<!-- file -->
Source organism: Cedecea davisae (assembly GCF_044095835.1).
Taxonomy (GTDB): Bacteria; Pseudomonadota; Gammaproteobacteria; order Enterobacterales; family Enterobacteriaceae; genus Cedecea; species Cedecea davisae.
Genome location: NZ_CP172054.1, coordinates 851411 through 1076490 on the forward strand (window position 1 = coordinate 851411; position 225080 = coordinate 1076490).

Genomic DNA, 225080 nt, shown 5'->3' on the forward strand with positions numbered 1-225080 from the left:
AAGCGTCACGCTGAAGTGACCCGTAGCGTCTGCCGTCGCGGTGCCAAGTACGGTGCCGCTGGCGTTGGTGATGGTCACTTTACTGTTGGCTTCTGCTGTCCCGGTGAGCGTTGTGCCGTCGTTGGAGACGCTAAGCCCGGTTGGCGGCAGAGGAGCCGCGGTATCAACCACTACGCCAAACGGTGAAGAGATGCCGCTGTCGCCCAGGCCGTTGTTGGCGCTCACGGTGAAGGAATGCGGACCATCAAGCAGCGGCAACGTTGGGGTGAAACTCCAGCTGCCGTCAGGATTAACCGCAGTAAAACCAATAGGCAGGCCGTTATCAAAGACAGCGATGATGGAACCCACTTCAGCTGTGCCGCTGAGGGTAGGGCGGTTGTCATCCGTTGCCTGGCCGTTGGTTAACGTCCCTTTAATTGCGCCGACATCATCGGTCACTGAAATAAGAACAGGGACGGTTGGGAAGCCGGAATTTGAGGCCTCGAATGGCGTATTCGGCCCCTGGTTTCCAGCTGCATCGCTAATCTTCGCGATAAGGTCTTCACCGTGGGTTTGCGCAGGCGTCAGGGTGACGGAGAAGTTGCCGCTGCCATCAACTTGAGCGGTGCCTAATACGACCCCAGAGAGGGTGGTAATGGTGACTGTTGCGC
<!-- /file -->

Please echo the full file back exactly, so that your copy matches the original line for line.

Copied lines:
Source organism: Cedecea davisae (assembly GCF_044095835.1).
Taxonomy (GTDB): Bacteria; Pseudomonadota; Gammaproteobacteria; order Enterobacterales; family Enterobacteriaceae; genus Cedecea; species Cedecea davisae.
Genome location: NZ_CP172054.1, coordinates 851411 through 1076490 on the forward strand (window position 1 = coordinate 851411; position 225080 = coordinate 1076490).

Genomic DNA, 225080 nt, shown 5'->3' on the forward strand with positions numbered 1-225080 from the left:
AAGCGTCACGCTGAAGTGACCCGTAGCGTCTGCCGTCGCGGTGCCAAGTACGGTGCCGCTGGCGTTGGTGATGGTCACTTTACTGTTGGCTTCTGCTGTCCCGGTGAGCGTTGTGCCGTCGTTGGAGACGCTAAGCCCGGTTGGCGGCAGAGGAGCCGCGGTATCAACCACTACGCCAAACGGTGAAGAGATGCCGCTGTCGCCCAGGCCGTTGTTGGCGCTCACGGTGAAGGAATGCGGACCATCAAGCAGCGGCAACGTTGGGGTGAAACTCCAGCTGCCGTCAGGATTAACCGCAGTAAAACCAATAGGCAGGCCGTTATCAAAGACAGCGATGATGGAACCCACTTCAGCTGTGCCGCTGAGGGTAGGGCGGTTGTCATCCGTTGCCTGGCCGTTGGTTAACGTCCCTTTAATTGCGCCGACATCATCGGTCACTGAAATAAGAACAGGGACGGTTGGGAAGCCGGAATTTGAGGCCTCGAATGGCGTATTCGGCCCCTGGTTTCCAGCTGCATCGCTAATCTTCGCGATAAGGTCTTCACCGTGGGTTTGCGCAGGCGTCAGGGTGACGGAGAAGTTGCCGCTGCCATCAACTTGAGCGGTGCCTAATACGACCCCAGAGAGGGTGGTAATGGTGACTGTTGCGC